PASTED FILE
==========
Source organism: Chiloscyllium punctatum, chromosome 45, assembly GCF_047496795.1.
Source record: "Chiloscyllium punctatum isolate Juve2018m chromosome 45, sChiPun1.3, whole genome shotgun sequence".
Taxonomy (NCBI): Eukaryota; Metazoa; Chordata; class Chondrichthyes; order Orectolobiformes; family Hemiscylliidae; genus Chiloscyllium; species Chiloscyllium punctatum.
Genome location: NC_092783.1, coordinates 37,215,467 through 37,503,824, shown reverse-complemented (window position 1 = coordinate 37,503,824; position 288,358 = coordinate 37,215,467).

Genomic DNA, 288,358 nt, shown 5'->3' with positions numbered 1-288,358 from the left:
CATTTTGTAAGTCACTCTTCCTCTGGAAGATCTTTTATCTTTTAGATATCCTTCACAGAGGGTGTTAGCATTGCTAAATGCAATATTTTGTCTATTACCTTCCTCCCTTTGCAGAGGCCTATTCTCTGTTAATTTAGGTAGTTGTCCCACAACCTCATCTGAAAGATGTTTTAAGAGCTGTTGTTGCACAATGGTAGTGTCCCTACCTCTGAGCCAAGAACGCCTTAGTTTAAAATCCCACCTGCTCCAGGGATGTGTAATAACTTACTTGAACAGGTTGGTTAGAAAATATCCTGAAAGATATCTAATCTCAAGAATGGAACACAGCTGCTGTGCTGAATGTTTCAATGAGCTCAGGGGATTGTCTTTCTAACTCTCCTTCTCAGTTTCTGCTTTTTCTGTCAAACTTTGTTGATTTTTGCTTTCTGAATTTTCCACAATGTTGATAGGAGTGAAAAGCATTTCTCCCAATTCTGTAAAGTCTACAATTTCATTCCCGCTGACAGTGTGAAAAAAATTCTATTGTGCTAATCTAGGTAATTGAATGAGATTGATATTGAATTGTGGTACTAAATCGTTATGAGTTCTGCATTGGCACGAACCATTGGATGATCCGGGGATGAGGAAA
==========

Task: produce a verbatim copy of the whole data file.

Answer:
Source organism: Chiloscyllium punctatum, chromosome 45, assembly GCF_047496795.1.
Source record: "Chiloscyllium punctatum isolate Juve2018m chromosome 45, sChiPun1.3, whole genome shotgun sequence".
Taxonomy (NCBI): Eukaryota; Metazoa; Chordata; class Chondrichthyes; order Orectolobiformes; family Hemiscylliidae; genus Chiloscyllium; species Chiloscyllium punctatum.
Genome location: NC_092783.1, coordinates 37,215,467 through 37,503,824, shown reverse-complemented (window position 1 = coordinate 37,503,824; position 288,358 = coordinate 37,215,467).

Genomic DNA, 288,358 nt, shown 5'->3' with positions numbered 1-288,358 from the left:
CATTTTGTAAGTCACTCTTCCTCTGGAAGATCTTTTATCTTTTAGATATCCTTCACAGAGGGTGTTAGCATTGCTAAATGCAATATTTTGTCTATTACCTTCCTCCCTTTGCAGAGGCCTATTCTCTGTTAATTTAGGTAGTTGTCCCACAACCTCATCTGAAAGATGTTTTAAGAGCTGTTGTTGCACAATGGTAGTGTCCCTACCTCTGAGCCAAGAACGCCTTAGTTTAAAATCCCACCTGCTCCAGGGATGTGTAATAACTTACTTGAACAGGTTGGTTAGAAAATATCCTGAAAGATATCTAATCTCAAGAATGGAACACAGCTGCTGTGCTGAATGTTTCAATGAGCTCAGGGGATTGTCTTTCTAACTCTCCTTCTCAGTTTCTGCTTTTTCTGTCAAACTTTGTTGATTTTTGCTTTCTGAATTTTCCACAATGTTGATAGGAGTGAAAAGCATTTCTCCCAATTCTGTAAAGTCTACAATTTCATTCCCGCTGACAGTGTGAAAAAAATTCTATTGTGCTAATCTAGGTAATTGAATGAGATTGATATTGAATTGTGGTACTAAATCGTTATGAGTTCTGCATTGGCACGAACCATTGGATGATCCGGGGATGAGGAAA